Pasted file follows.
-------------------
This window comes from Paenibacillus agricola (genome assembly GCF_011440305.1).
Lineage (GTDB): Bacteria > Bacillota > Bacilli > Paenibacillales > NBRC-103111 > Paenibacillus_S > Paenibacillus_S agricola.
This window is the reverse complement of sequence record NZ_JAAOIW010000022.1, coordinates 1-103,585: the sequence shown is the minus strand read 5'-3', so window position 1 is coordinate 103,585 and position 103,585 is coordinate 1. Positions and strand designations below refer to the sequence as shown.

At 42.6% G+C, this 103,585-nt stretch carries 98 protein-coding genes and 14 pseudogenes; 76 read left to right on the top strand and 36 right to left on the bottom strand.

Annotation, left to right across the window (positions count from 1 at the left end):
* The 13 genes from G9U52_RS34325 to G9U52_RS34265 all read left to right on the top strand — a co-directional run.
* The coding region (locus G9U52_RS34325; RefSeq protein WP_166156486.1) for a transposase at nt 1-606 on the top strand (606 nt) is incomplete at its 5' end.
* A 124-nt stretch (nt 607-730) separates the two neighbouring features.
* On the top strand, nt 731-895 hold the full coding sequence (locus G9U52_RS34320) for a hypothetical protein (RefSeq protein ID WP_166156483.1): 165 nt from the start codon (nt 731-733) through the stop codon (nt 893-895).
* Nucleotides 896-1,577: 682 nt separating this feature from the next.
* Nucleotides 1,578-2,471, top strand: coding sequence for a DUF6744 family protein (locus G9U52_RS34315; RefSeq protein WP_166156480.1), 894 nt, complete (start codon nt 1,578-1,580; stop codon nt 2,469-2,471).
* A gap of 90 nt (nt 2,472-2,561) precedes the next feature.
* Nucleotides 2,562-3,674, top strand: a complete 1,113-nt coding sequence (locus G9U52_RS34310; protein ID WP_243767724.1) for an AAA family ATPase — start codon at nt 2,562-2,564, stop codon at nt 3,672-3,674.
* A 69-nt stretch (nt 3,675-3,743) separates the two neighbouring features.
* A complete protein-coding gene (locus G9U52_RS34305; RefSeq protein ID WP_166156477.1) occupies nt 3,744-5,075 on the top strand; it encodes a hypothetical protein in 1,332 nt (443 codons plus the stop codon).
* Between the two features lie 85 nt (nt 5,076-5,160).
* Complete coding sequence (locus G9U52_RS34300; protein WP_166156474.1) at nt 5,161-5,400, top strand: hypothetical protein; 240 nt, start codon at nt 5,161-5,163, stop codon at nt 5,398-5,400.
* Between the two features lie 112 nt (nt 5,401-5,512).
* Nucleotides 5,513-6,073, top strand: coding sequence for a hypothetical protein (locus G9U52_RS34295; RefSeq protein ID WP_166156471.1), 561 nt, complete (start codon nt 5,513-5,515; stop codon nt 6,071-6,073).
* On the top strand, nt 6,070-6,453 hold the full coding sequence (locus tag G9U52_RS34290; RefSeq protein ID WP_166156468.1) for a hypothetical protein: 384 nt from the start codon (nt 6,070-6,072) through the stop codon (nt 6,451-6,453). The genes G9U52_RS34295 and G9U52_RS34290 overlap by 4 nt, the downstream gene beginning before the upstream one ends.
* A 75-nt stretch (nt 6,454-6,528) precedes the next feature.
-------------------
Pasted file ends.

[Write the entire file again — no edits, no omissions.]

This window comes from Paenibacillus agricola (genome assembly GCF_011440305.1).
Lineage (GTDB): Bacteria > Bacillota > Bacilli > Paenibacillales > NBRC-103111 > Paenibacillus_S > Paenibacillus_S agricola.
This window is the reverse complement of sequence record NZ_JAAOIW010000022.1, coordinates 1-103,585: the sequence shown is the minus strand read 5'-3', so window position 1 is coordinate 103,585 and position 103,585 is coordinate 1. Positions and strand designations below refer to the sequence as shown.

At 42.6% G+C, this 103,585-nt stretch carries 98 protein-coding genes and 14 pseudogenes; 76 read left to right on the top strand and 36 right to left on the bottom strand.

Annotation, left to right across the window (positions count from 1 at the left end):
* The 13 genes from G9U52_RS34325 to G9U52_RS34265 all read left to right on the top strand — a co-directional run.
* The coding region (locus G9U52_RS34325; RefSeq protein WP_166156486.1) for a transposase at nt 1-606 on the top strand (606 nt) is incomplete at its 5' end.
* A 124-nt stretch (nt 607-730) separates the two neighbouring features.
* On the top strand, nt 731-895 hold the full coding sequence (locus G9U52_RS34320) for a hypothetical protein (RefSeq protein ID WP_166156483.1): 165 nt from the start codon (nt 731-733) through the stop codon (nt 893-895).
* Nucleotides 896-1,577: 682 nt separating this feature from the next.
* Nucleotides 1,578-2,471, top strand: coding sequence for a DUF6744 family protein (locus G9U52_RS34315; RefSeq protein WP_166156480.1), 894 nt, complete (start codon nt 1,578-1,580; stop codon nt 2,469-2,471).
* A gap of 90 nt (nt 2,472-2,561) precedes the next feature.
* Nucleotides 2,562-3,674, top strand: a complete 1,113-nt coding sequence (locus G9U52_RS34310; protein ID WP_243767724.1) for an AAA family ATPase — start codon at nt 2,562-2,564, stop codon at nt 3,672-3,674.
* A 69-nt stretch (nt 3,675-3,743) separates the two neighbouring features.
* A complete protein-coding gene (locus G9U52_RS34305; RefSeq protein ID WP_166156477.1) occupies nt 3,744-5,075 on the top strand; it encodes a hypothetical protein in 1,332 nt (443 codons plus the stop codon).
* Between the two features lie 85 nt (nt 5,076-5,160).
* Complete coding sequence (locus G9U52_RS34300; protein WP_166156474.1) at nt 5,161-5,400, top strand: hypothetical protein; 240 nt, start codon at nt 5,161-5,163, stop codon at nt 5,398-5,400.
* Between the two features lie 112 nt (nt 5,401-5,512).
* Nucleotides 5,513-6,073, top strand: coding sequence for a hypothetical protein (locus G9U52_RS34295; RefSeq protein ID WP_166156471.1), 561 nt, complete (start codon nt 5,513-5,515; stop codon nt 6,071-6,073).
* On the top strand, nt 6,070-6,453 hold the full coding sequence (locus tag G9U52_RS34290; RefSeq protein ID WP_166156468.1) for a hypothetical protein: 384 nt from the start codon (nt 6,070-6,072) through the stop codon (nt 6,451-6,453). The genes G9U52_RS34295 and G9U52_RS34290 overlap by 4 nt, the downstream gene beginning before the upstream one ends.
* A 75-nt stretch (nt 6,454-6,528) precedes the next feature.